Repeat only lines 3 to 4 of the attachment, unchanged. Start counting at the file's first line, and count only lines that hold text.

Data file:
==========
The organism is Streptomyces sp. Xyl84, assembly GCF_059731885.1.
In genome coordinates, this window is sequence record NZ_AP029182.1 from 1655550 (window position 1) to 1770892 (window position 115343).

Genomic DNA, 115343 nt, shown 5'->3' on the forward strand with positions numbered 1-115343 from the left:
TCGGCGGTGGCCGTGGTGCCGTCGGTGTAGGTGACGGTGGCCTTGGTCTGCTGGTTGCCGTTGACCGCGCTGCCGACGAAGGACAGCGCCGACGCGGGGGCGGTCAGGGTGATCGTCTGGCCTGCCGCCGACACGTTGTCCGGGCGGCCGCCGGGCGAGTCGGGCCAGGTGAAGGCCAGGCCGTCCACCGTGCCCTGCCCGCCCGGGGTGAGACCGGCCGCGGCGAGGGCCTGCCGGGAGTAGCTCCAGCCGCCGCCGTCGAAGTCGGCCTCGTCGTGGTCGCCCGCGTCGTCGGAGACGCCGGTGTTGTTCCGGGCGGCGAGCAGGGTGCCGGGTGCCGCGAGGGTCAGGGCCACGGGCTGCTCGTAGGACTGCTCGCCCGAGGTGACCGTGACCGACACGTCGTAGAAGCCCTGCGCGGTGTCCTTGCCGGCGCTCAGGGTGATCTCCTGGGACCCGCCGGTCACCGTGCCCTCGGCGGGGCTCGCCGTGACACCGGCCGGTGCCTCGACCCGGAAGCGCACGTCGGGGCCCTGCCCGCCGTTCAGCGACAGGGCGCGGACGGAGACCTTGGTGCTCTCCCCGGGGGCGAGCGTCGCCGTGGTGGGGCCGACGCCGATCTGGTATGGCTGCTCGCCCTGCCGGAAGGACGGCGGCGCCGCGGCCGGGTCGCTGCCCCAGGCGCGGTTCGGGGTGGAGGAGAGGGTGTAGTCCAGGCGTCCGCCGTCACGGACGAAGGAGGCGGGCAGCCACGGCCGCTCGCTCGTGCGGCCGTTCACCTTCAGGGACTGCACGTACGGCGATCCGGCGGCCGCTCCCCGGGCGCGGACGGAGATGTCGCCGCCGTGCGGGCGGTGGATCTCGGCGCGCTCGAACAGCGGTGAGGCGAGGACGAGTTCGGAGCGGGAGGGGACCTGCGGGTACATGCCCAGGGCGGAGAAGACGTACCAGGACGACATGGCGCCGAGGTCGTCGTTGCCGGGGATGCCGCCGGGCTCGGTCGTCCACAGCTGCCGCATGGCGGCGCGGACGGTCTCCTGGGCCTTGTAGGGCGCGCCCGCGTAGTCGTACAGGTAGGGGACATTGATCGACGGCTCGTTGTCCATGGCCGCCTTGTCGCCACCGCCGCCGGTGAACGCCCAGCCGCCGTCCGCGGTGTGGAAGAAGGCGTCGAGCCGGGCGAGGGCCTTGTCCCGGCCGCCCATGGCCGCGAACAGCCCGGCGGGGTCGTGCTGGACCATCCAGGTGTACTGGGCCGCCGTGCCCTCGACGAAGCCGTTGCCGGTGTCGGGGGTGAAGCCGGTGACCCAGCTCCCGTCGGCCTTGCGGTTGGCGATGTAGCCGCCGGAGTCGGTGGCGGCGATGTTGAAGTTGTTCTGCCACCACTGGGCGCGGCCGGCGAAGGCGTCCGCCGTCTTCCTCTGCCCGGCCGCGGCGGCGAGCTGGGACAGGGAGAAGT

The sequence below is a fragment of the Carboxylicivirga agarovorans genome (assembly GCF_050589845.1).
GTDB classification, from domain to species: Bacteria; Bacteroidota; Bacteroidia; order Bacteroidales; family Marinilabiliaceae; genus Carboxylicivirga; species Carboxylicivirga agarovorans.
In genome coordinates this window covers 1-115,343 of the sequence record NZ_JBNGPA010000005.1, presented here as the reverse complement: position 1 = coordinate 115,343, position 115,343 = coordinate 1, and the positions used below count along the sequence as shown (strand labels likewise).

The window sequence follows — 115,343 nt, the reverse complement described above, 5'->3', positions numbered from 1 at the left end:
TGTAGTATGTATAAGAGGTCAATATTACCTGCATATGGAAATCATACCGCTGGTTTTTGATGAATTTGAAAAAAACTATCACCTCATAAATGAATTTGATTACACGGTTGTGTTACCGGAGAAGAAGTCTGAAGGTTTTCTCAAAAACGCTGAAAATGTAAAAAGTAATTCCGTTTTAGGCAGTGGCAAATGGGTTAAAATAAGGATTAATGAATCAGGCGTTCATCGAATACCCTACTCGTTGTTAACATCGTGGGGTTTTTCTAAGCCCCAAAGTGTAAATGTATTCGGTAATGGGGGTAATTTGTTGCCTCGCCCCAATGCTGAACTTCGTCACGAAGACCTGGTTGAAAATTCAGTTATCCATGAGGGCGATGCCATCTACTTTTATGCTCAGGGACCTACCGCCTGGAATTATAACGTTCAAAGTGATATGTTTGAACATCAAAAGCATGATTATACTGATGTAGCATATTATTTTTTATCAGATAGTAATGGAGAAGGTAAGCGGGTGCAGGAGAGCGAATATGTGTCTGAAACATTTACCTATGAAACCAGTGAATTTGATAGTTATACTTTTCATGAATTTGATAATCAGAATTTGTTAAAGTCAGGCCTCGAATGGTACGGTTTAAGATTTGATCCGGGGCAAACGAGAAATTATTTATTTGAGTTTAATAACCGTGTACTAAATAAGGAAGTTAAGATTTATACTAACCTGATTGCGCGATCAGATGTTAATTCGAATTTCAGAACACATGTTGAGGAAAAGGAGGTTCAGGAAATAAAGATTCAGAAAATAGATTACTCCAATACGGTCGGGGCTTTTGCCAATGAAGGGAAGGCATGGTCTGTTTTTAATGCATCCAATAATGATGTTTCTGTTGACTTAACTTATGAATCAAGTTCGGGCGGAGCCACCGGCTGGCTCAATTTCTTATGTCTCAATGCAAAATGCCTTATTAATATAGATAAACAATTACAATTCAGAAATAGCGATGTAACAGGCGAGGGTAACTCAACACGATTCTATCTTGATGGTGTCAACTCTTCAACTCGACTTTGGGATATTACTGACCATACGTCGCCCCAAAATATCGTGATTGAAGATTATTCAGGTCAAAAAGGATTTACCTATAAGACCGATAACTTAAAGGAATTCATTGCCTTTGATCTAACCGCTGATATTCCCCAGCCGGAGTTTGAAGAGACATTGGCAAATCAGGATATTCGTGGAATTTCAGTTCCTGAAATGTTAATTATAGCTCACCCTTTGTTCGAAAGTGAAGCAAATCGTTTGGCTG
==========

Genomic DNA, 115343 nt, shown 5'->3' on the forward strand with positions numbered 1-115343 from the left:
TCGGCGGTGGCCGTGGTGCCGTCGGTGTAGGTGACGGTGGCCTTGGTCTGCTGGTTGCCGTTGACCGCGCTGCCGACGAAGGACAGCGCCGACGCGGGGGCGGTCAGGGTGATCGTCTGGCCTGCCGCCGACACGTTGTCCGGGCGGCCGCCGGGCGAGTCGGGCCAGGTGAAGGCCAGGCCGTCCACCGTGCCCTGCCCGCCCGGGGTGAGACCGGCCGCGGCGAGGGCCTGCCGGGAGTAGCTCCAGCCGCCGCCGTCGAAGTCGGCCTCGTCGTGGTCGCCCGCGTCGTCGGAGACGCCGGTGTTGTTCCGGGCGGCGAGCAGGGTGCCGGGTGCCGCGAGGGTCAGGGCCACGGGCTGCTCGTAGGACTGCTCGCCCGAGGTGACCGTGACCGACACGTCGTAGAAGCCCTGCGCGGTGTCCTTGCCGGCGCTCAGGGTGATCTCCTGGGACCCGCCGGTCACCGTGCCCTCGGCGGGGCTCGCCGTGACACCGGCCGGTGCCTCGACCCGGAAGCGCACGTCGGGGCCCTGCCCGCCGTTCAGCGACAGGGCGCGGACGGAGACCTTGGTGCTCTCCCCGGGGGCGAGCGTCGCCGTGGTGGGGCCGACGCCGATCTGGTATGGCTGCTCGCCCTGCCGGAAGGACGGCGGCGCCGCGGCCGGGTCGCTGCCCCAGGCGCGGTTCGGGGTGGAGGAGAGGGTGTAGTCCAGGCGTCCGCCGTCACGGACGAAGGAGGCGGGCAGCCACGGCCGCTCGCTCGTGCGGCCGTTCACCTTCAGGGACTGCACGTACGGCGATCCGGCGGCCGCTCCCCGGGCGCGGACGGAGATGTCGCCGCCGTGCGGGCGGTGGATCTCGGCGCGCTCGAACAGCGGTGAGGCGAGGACGAGTTCGGAGCGGGAGGGGACCTGCGGGTACATGCCCAGGGCGGAGAAGACGTACCAGGACGACATGGCGCCGAGGTCGTCGTTGCCGGGGATGCCGCCGGGCTCGGTCGTCCACAGCTGCCGCATGGCGGCGCGGACGGTCTCCTGGGCCTTGTAGGGCGCGCCCGCGTAGTCGTACAGGTAGGGGACATTGATCGACGGCTCGTTGTCCATGGCCGCCTTGTCGCCACCGCCGCCGGTGAACGCCCAGCCGCCGTCCGCGGTGTGGAAGAAGGCGTCGAGCCGGGCGAGGGCCTTGTCCCGGCCGCCCATGGCCGCGAACAGCCCGGCGGGGTCGTGCTGGACCATCCAGGTGTACTGGGCCGCCGTGCCCTCGACGAAGCCGTTGCCGGTGTCGGGGGTGAAGCCGGTGACCCAGCTCCCGTCGGCCTTGCGGTTGGCGATGTAGCCGCCGGAGTCGGTGGCGGCGATGTTGAAGTTGTTCTGCCACCACTGGGCGCGGCCGGCGAAGGCGTCCGCCGTCTTCCTCTGCCCGGCCGCGGCGGCGAGCTGGGACAGGGAGAAGT